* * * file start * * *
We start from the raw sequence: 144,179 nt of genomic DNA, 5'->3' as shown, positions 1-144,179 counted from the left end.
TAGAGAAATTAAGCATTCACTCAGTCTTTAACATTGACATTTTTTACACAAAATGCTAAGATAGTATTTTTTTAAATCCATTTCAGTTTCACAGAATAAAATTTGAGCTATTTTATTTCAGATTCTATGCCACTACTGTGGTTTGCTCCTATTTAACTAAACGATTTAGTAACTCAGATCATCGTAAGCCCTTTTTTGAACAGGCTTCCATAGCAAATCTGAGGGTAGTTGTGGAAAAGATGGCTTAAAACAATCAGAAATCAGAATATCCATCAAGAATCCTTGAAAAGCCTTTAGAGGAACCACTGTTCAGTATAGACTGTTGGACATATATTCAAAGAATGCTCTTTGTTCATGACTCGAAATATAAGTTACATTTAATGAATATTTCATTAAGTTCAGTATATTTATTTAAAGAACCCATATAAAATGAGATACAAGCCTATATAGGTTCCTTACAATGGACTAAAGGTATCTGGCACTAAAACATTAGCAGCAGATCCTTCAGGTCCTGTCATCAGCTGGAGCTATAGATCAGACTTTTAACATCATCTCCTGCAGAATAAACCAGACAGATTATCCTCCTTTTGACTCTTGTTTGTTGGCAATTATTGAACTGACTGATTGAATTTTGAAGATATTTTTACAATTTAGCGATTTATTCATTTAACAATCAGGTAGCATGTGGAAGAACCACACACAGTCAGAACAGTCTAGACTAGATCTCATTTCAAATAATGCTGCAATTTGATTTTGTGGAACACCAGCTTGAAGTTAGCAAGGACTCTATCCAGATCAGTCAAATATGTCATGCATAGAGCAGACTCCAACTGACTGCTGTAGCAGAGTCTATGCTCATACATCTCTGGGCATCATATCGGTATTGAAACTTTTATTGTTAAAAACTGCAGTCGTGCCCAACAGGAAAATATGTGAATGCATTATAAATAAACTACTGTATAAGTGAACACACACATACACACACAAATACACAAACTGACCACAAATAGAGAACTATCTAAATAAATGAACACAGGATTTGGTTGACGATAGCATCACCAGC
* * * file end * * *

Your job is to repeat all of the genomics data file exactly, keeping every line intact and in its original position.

We start from the raw sequence: 144,179 nt of genomic DNA, 5'->3' as shown, positions 1-144,179 counted from the left end.
TAGAGAAATTAAGCATTCACTCAGTCTTTAACATTGACATTTTTTACACAAAATGCTAAGATAGTATTTTTTTAAATCCATTTCAGTTTCACAGAATAAAATTTGAGCTATTTTATTTCAGATTCTATGCCACTACTGTGGTTTGCTCCTATTTAACTAAACGATTTAGTAACTCAGATCATCGTAAGCCCTTTTTTGAACAGGCTTCCATAGCAAATCTGAGGGTAGTTGTGGAAAAGATGGCTTAAAACAATCAGAAATCAGAATATCCATCAAGAATCCTTGAAAAGCCTTTAGAGGAACCACTGTTCAGTATAGACTGTTGGACATATATTCAAAGAATGCTCTTTGTTCATGACTCGAAATATAAGTTACATTTAATGAATATTTCATTAAGTTCAGTATATTTATTTAAAGAACCCATATAAAATGAGATACAAGCCTATATAGGTTCCTTACAATGGACTAAAGGTATCTGGCACTAAAACATTAGCAGCAGATCCTTCAGGTCCTGTCATCAGCTGGAGCTATAGATCAGACTTTTAACATCATCTCCTGCAGAATAAACCAGACAGATTATCCTCCTTTTGACTCTTGTTTGTTGGCAATTATTGAACTGACTGATTGAATTTTGAAGATATTTTTACAATTTAGCGATTTATTCATTTAACAATCAGGTAGCATGTGGAAGAACCACACACAGTCAGAACAGTCTAGACTAGATCTCATTTCAAATAATGCTGCAATTTGATTTTGTGGAACACCAGCTTGAAGTTAGCAAGGACTCTATCCAGATCAGTCAAATATGTCATGCATAGAGCAGACTCCAACTGACTGCTGTAGCAGAGTCTATGCTCATACATCTCTGGGCATCATATCGGTATTGAAACTTTTATTGTTAAAAACTGCAGTCGTGCCCAACAGGAAAATATGTGAATGCATTATAAATAAACTACTGTATAAGTGAACACACACATACACACACAAATACACAAACTGACCACAAATAGAGAACTATCTAAATAAATGAACACAGGATTTGGTTGACGATAGCATCACCAGC